Although Nathaniel Curtis gave a good performance as Britannicus, the titular character was overshadowed by the fantastic portrayal of William Robinson as Nero. Robinson played the Emperor Nero as boy with a childlike innocence in one moment and as a brutal and tyrannical dictator in the next. Watching his mother Agrippina (Sirine Saba) and his advisors Narcissus (Nigel Barrett) and Burrhus (Helena Lymbery) masterfully manipulate him to carry out their schemes, you could so easily believe that Nero thought these were his own plans due to Robinson’s beautiful portrayal.

© Marc Brenner

Even with less time on centre stage Shyvonne Ahmmad, in the role of Junia, captured the audience with her passionate and deeply emotional performance. It was a delight that Ahmmad kept her native Scottish accent and it served to separate her from the rest of the cast, in the same manner that Junia was separate from the rest of the court of Nero, with such little influence over both her own life and the politics of Rome.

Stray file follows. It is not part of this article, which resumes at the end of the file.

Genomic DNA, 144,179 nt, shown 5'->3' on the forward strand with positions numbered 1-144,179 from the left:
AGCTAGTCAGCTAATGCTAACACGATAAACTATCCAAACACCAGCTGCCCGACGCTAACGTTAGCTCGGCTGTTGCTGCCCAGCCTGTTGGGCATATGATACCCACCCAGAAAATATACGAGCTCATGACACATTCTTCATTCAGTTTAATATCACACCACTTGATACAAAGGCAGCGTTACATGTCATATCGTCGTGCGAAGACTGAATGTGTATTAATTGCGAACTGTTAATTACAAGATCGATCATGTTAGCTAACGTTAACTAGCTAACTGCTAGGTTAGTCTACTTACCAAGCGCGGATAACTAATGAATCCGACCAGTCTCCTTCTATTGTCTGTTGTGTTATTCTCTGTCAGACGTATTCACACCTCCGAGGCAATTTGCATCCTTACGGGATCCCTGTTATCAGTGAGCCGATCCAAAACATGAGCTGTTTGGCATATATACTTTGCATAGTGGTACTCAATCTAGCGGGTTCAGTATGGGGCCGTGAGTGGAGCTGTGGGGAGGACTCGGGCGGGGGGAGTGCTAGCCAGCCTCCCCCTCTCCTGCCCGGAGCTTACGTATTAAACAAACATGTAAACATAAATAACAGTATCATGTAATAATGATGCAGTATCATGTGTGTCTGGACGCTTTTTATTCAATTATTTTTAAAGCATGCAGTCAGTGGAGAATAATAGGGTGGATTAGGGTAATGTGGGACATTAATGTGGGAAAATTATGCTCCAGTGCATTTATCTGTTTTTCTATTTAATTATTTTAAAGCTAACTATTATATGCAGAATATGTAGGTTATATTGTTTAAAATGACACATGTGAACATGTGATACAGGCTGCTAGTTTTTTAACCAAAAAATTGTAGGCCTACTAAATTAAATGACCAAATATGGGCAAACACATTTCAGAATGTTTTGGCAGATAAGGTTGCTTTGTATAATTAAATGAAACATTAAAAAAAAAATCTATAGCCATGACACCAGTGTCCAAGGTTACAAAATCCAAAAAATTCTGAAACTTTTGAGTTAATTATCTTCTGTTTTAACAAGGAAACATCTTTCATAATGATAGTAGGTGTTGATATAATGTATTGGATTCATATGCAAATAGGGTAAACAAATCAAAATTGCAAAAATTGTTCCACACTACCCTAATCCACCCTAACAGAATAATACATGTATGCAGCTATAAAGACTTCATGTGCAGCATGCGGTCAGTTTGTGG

© Marc Brenner

At the beginning, the cast all seemed to be dressed for completely different shows and if there was a grand reason for this it was not easily understood and just led to what felt like a lack of cohesion. There was also a stuffed wolf placed upstage, and while the illusion to the mythos of the founding of Rome was clear, its greater purpose was less so and simply acted as an unnecessary distraction.

With such powerful performances in both the words and silence from the actors, it felt a shame that in the pivotal moment after Nero has decided to indeed commit fratricide and is coming to term with his decision, the intensity shown on Robinson’s face and the music that surrounds him is lost as stagehands noisily rearrange the chairs for the next scene.

© Marc Brenner

There have been some reviews of Atri Banerjee’s new adaptation of this 17th century play that criticise the decision to revive the show after so long away from the London stage and negate its relevance for the modern era. I disagree with that criticism and wonder if, in this age of cronyism and corruption within our own politics, Banerjee uses Britannicus to ask us to remember that so often we do not see the wheels of power behind our leaders and although they are to blame for their decisions, we must not underestimate the influence of those that have ear of the emperor.

Rating: 4 out of 5.

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